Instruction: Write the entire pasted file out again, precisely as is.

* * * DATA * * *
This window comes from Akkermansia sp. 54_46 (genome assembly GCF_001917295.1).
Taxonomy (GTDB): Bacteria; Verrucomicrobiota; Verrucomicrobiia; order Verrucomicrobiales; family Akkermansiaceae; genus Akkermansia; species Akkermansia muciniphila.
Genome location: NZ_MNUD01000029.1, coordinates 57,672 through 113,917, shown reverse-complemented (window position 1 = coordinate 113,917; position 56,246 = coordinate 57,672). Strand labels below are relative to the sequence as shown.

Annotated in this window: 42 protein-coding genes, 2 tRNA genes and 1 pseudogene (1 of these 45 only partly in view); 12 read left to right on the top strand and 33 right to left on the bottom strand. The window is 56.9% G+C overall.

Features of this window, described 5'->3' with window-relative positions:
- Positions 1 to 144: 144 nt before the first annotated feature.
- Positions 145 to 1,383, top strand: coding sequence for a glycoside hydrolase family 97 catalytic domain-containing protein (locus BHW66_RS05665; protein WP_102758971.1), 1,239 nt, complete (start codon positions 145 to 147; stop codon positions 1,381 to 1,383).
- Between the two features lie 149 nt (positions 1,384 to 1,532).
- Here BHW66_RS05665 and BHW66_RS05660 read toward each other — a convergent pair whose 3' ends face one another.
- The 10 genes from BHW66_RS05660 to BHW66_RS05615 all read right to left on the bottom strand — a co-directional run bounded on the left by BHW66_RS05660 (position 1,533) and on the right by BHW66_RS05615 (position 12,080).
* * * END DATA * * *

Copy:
This window comes from Akkermansia sp. 54_46 (genome assembly GCF_001917295.1).
Taxonomy (GTDB): Bacteria; Verrucomicrobiota; Verrucomicrobiia; order Verrucomicrobiales; family Akkermansiaceae; genus Akkermansia; species Akkermansia muciniphila.
Genome location: NZ_MNUD01000029.1, coordinates 57,672 through 113,917, shown reverse-complemented (window position 1 = coordinate 113,917; position 56,246 = coordinate 57,672). Strand labels below are relative to the sequence as shown.

Annotated in this window: 42 protein-coding genes, 2 tRNA genes and 1 pseudogene (1 of these 45 only partly in view); 12 read left to right on the top strand and 33 right to left on the bottom strand. The window is 56.9% G+C overall.

Features of this window, described 5'->3' with window-relative positions:
- Positions 1 to 144: 144 nt before the first annotated feature.
- Positions 145 to 1,383, top strand: coding sequence for a glycoside hydrolase family 97 catalytic domain-containing protein (locus BHW66_RS05665; protein WP_102758971.1), 1,239 nt, complete (start codon positions 145 to 147; stop codon positions 1,381 to 1,383).
- Between the two features lie 149 nt (positions 1,384 to 1,532).
- Here BHW66_RS05665 and BHW66_RS05660 read toward each other — a convergent pair whose 3' ends face one another.
- The 10 genes from BHW66_RS05660 to BHW66_RS05615 all read right to left on the bottom strand — a co-directional run bounded on the left by BHW66_RS05660 (position 1,533) and on the right by BHW66_RS05615 (position 12,080).